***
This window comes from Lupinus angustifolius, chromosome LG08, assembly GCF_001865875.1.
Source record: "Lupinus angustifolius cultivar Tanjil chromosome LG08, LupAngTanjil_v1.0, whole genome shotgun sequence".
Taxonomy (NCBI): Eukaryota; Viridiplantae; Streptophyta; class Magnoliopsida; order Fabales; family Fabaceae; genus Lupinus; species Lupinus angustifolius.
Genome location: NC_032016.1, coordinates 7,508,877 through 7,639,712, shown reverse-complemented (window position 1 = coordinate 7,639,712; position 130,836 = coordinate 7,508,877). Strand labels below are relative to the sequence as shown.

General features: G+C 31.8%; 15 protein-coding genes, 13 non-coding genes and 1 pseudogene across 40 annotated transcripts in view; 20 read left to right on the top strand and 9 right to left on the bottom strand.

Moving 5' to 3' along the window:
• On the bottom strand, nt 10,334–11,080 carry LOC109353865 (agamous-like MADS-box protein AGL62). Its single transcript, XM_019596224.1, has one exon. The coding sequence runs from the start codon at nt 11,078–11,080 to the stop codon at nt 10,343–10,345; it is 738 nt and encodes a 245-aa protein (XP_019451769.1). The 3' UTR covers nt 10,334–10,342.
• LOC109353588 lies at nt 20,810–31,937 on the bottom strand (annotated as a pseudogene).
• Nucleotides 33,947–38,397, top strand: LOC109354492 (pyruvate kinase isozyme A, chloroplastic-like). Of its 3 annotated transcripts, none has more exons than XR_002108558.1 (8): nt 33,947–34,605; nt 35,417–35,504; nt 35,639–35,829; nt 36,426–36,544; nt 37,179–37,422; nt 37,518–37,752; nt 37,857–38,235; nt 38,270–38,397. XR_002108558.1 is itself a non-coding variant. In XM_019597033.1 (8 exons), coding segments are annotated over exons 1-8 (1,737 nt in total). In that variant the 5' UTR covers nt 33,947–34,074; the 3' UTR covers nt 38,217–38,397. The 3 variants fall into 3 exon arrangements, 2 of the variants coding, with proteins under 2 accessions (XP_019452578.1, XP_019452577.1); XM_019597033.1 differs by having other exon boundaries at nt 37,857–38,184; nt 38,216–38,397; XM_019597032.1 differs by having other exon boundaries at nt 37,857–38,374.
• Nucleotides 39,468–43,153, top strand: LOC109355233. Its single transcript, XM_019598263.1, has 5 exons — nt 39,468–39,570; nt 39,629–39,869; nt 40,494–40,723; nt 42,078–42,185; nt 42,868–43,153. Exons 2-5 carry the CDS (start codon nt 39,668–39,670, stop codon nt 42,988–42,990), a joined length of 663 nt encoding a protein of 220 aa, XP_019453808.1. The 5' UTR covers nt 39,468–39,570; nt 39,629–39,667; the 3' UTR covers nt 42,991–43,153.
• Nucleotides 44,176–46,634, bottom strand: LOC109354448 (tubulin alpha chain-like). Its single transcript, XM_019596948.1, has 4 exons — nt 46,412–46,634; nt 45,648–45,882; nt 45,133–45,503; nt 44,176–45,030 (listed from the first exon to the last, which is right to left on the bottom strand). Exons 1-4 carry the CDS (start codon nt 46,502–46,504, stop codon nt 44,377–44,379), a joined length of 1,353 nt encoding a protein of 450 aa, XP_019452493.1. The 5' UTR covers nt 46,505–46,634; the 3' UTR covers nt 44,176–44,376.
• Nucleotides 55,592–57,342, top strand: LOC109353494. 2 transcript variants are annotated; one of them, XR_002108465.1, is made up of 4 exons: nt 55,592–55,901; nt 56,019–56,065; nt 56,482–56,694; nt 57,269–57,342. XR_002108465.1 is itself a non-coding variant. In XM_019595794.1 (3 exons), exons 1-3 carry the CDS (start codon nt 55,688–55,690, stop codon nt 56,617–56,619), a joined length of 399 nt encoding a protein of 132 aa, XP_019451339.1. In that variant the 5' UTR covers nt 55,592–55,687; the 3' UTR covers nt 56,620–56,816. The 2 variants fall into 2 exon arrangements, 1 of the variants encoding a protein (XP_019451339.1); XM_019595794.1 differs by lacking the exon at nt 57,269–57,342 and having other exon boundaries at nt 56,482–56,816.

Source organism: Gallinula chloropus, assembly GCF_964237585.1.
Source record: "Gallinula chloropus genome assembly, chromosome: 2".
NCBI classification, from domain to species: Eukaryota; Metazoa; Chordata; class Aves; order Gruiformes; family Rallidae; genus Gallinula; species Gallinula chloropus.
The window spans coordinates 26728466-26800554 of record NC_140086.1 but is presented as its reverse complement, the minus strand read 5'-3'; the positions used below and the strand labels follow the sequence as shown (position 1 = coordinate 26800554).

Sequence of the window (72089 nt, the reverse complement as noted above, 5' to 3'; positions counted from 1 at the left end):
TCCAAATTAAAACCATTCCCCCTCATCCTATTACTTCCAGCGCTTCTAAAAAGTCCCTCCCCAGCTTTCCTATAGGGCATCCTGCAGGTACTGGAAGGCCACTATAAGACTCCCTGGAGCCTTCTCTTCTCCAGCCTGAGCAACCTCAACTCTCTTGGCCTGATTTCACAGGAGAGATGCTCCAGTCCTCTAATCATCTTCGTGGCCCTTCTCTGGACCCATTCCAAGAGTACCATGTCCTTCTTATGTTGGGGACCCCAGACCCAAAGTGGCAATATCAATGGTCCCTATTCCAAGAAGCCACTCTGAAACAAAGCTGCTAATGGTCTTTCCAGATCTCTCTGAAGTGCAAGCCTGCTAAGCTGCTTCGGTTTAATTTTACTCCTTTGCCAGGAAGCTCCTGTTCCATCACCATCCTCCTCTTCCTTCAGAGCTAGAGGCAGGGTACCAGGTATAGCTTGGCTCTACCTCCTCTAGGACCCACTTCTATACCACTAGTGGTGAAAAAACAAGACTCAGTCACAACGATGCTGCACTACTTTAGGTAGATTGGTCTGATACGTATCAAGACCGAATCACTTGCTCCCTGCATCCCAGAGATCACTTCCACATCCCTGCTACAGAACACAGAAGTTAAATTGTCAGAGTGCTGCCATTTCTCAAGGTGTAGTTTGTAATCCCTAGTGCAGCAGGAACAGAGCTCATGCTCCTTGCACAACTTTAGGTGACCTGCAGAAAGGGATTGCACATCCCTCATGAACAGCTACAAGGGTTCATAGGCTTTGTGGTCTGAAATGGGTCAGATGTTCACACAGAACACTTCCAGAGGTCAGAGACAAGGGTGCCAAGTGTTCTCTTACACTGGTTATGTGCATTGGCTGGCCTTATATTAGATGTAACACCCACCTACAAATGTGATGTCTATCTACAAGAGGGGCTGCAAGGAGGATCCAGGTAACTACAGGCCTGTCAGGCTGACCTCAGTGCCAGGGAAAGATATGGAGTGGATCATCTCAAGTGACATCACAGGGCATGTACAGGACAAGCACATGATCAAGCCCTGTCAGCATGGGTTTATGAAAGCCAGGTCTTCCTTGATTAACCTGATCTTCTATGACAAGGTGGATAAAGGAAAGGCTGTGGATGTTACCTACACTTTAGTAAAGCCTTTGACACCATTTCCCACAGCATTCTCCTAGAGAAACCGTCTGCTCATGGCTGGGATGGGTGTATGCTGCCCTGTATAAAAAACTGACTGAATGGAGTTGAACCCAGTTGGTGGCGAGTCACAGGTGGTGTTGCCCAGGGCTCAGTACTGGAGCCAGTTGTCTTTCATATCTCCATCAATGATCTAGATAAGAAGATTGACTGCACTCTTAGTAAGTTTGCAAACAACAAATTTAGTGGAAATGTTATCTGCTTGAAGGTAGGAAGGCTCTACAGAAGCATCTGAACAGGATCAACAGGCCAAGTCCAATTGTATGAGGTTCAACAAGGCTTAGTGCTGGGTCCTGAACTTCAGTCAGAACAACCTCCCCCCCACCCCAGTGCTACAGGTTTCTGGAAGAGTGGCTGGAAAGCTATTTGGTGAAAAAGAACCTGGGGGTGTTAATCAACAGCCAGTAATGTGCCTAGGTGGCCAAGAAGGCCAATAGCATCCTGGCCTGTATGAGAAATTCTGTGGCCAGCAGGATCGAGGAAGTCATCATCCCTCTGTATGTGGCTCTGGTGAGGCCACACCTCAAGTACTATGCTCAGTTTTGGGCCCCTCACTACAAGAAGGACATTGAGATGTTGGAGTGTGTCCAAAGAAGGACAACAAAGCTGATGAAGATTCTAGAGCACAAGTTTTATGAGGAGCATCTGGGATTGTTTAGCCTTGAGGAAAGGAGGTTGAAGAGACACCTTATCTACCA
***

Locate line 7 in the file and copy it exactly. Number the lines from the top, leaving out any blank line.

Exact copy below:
• On the bottom strand, nt 10,334–11,080 carry LOC109353865 (agamous-like MADS-box protein AGL62). Its single transcript, XM_019596224.1, has one exon. The coding sequence runs from the start codon at nt 11,078–11,080 to the stop codon at nt 10,343–10,345; it is 738 nt and encodes a 245-aa protein (XP_019451769.1). The 3' UTR covers nt 10,334–10,342.